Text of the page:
How to Litter Train Your Kitten


Today we have a guest post from Annie Anderson, founder of MeowKai.

Compared to dogs, cats are relatively easy to litter train. In fact, the mother initiates the process of litter training once the kitten has been weaned. When you bring your kitten home, he should already be used to using the litter box, so your job of litter training is made even easier! However, if the kitten is a stray and hasn’t had his mother to teach him, you can take over the litter training process.

Young Kittens up to 3 weeks old

Very young kittens will need help relieving themselves after each feeding. With a warm paper towel or wash cloth, gently rub the genital area until your kitten defecates and urinates. This must be done after each feeding. This may seem like an unpleasant task, but it’s something the mother would do, and if there is no mom present, a human must take over the job. Feedings may require plenty of help as well, which might be easier with a baby bottle for the first week or so.

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Kittens over 4 weeks

Once your kitten is up and around and walking on his own, he should be able to start feeding himself. At this stage you can introduce the litter box. Cats dig by instinct and it shouldn’t take him long to discover that the litter box is where he needs to go to relieve himself. You may have to place him in the litter box a few times after each feeding, but you’ll be surprised at how quickly he instinctively discovers what he has to do.

Here are the steps you need to take in order to make sure your kitten is litter trained properly:

  1. Purchase your litter box with care: When you choose a litter box, go for a larger one instead of a smaller one. It may seem too big for your kitten now, but remember that they grow quickly and if you buy one that is too small, you’ll have to go out and get a bigger one eventually anyway. If you switch litter boxes, you may have to start the training process all over again, so it makes sense to start with the box you’re going to use for the long term. If you’re worried that your kitten won’t be able to climb inside, make a little ramp out of plywood and affix it to the side with duct tape or other adhesive. Remove the ramp once your kitten has grown enough to get in and out with ease. You’ll also have to decide whether to buy an enclosed litter box or an open one. An enclosed box cuts down on mess and odor, but it’s important to buy one that has plenty of room for your cat to do his business. Many cats need space to turn around and dig so they can bury their excrement. Some cats prefer the enclosed space, and some cats prefer open spaces, but you can transition them easily by removing the swinging door until your cat gets used to it.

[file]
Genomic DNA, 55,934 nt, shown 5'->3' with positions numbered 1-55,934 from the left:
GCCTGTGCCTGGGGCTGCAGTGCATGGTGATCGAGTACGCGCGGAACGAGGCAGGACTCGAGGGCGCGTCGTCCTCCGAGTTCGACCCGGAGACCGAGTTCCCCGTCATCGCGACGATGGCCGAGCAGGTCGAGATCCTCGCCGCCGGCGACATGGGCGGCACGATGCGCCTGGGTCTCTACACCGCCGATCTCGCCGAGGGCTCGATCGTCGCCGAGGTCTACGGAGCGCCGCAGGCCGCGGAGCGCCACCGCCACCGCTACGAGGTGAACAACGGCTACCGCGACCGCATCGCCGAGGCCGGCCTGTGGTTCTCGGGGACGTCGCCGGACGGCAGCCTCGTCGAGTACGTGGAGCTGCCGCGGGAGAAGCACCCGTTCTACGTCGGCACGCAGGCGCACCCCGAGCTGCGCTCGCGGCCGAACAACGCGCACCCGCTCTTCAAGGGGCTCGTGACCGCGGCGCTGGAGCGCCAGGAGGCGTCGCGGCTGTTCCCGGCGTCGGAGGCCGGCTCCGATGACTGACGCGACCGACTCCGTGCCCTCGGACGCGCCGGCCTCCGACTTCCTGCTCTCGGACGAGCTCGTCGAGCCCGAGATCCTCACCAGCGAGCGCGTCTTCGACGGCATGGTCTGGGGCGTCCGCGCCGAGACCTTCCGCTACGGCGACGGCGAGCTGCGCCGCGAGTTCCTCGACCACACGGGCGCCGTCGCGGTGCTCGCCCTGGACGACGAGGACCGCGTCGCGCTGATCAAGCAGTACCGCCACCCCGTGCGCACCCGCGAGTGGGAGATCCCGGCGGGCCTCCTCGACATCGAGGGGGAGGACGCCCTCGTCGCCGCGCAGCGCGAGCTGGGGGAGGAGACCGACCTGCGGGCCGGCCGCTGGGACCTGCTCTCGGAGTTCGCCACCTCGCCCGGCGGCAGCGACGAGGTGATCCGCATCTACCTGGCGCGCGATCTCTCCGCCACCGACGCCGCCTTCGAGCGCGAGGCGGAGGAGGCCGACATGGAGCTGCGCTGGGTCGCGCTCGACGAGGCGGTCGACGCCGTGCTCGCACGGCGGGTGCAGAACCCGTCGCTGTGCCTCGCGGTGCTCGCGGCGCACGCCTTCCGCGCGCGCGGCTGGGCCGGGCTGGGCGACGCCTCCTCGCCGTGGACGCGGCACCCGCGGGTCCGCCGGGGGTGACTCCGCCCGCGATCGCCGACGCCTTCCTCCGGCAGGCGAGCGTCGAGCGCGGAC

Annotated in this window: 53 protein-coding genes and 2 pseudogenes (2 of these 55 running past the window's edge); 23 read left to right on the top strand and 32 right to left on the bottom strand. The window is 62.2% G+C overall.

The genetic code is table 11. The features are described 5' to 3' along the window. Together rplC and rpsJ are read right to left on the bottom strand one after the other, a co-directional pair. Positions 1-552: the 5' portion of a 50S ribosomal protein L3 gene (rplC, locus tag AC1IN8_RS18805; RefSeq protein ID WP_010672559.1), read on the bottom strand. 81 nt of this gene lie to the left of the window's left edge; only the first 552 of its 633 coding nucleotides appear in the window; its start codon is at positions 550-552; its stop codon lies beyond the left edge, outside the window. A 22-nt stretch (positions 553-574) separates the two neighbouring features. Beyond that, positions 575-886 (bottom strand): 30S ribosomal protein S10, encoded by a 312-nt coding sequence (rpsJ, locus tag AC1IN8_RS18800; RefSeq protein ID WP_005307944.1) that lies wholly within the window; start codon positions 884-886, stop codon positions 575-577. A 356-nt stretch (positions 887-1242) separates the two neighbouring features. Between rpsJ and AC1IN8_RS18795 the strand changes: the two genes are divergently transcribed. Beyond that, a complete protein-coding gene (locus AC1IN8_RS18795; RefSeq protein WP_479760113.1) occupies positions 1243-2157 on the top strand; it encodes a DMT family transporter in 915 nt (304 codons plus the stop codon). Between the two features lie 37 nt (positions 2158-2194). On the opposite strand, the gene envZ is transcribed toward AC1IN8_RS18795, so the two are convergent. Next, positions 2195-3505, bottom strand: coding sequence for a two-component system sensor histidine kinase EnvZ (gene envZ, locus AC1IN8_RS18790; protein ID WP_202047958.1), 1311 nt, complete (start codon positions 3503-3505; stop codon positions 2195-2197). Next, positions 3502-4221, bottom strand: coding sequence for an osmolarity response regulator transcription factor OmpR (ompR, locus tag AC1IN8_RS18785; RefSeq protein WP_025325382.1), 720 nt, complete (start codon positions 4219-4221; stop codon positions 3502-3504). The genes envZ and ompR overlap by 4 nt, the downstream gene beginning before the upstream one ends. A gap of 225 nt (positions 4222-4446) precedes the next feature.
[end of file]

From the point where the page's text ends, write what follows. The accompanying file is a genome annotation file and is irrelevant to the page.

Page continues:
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  1. Buy cat litter: There are many different brands of cat litter on the market – scented, unscented, clumping, non-clumping, multi-cat, etc. The truth is, you don’t need anything fancy or expensive. Try and choose a brand that is dust-free to help reduce the mess around the litter. Remember that cats like to swipe and dig in the sand so dust can accumulate in the entire room. Dust can irritate cat’s lungs, not to mention irritate the humans in the house! Most cats do not like scented litter, as they can irritate a cat’s senses and they may decide to use another space for their business –  like your carpet or furniture. Also consider using scoopable cat litter, as it is easier to clean and will keep things neat and tidy for your cat. It’s best to use a brand that is widely available and to use the same brand consistently. Changing the brand can irritate your cat, and he may decide to go somewhere else.  Also consider using a liner for the box. This makes clean up even easier. If you don’t want to use liners, you can just as easily use a garbage bag. Simply place the bag inside the box and put the litter in the bag. To clean it, simply pull the bag up and out; the litter will be inside and ready to put out to the curb on garbage day.